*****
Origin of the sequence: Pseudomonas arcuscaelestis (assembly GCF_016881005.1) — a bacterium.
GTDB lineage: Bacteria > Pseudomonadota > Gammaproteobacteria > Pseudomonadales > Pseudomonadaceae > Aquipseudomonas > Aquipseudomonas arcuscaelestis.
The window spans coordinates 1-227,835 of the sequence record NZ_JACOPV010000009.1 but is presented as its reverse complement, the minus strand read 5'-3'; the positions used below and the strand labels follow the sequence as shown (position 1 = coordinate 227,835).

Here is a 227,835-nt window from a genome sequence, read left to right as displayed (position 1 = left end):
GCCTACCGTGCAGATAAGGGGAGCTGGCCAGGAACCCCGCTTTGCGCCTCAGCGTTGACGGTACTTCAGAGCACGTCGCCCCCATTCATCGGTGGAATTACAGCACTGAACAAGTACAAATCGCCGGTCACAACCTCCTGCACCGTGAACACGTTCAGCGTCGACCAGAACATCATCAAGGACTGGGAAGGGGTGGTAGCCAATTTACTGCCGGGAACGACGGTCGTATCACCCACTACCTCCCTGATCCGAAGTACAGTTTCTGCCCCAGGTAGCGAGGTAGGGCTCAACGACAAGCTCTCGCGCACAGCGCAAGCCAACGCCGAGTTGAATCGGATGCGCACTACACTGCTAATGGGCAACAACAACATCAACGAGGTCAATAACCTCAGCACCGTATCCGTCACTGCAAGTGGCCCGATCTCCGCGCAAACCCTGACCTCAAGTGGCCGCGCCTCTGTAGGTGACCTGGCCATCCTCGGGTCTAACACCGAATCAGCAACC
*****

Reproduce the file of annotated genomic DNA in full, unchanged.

Origin of the sequence: Pseudomonas arcuscaelestis (assembly GCF_016881005.1) — a bacterium.
GTDB lineage: Bacteria > Pseudomonadota > Gammaproteobacteria > Pseudomonadales > Pseudomonadaceae > Aquipseudomonas > Aquipseudomonas arcuscaelestis.
The window spans coordinates 1-227,835 of the sequence record NZ_JACOPV010000009.1 but is presented as its reverse complement, the minus strand read 5'-3'; the positions used below and the strand labels follow the sequence as shown (position 1 = coordinate 227,835).

Here is a 227,835-nt window from a genome sequence, read left to right as displayed (position 1 = left end):
GCCTACCGTGCAGATAAGGGGAGCTGGCCAGGAACCCCGCTTTGCGCCTCAGCGTTGACGGTACTTCAGAGCACGTCGCCCCCATTCATCGGTGGAATTACAGCACTGAACAAGTACAAATCGCCGGTCACAACCTCCTGCACCGTGAACACGTTCAGCGTCGACCAGAACATCATCAAGGACTGGGAAGGGGTGGTAGCCAATTTACTGCCGGGAACGACGGTCGTATCACCCACTACCTCCCTGATCCGAAGTACAGTTTCTGCCCCAGGTAGCGAGGTAGGGCTCAACGACAAGCTCTCGCGCACAGCGCAAGCCAACGCCGAGTTGAATCGGATGCGCACTACACTGCTAATGGGCAACAACAACATCAACGAGGTCAATAACCTCAGCACCGTATCCGTCACTGCAAGTGGCCCGATCTCCGCGCAAACCCTGACCTCAAGTGGCCGCGCCTCTGTAGGTGACCTGGCCATCCTCGGGTCTAACACCGAATCAGCAACC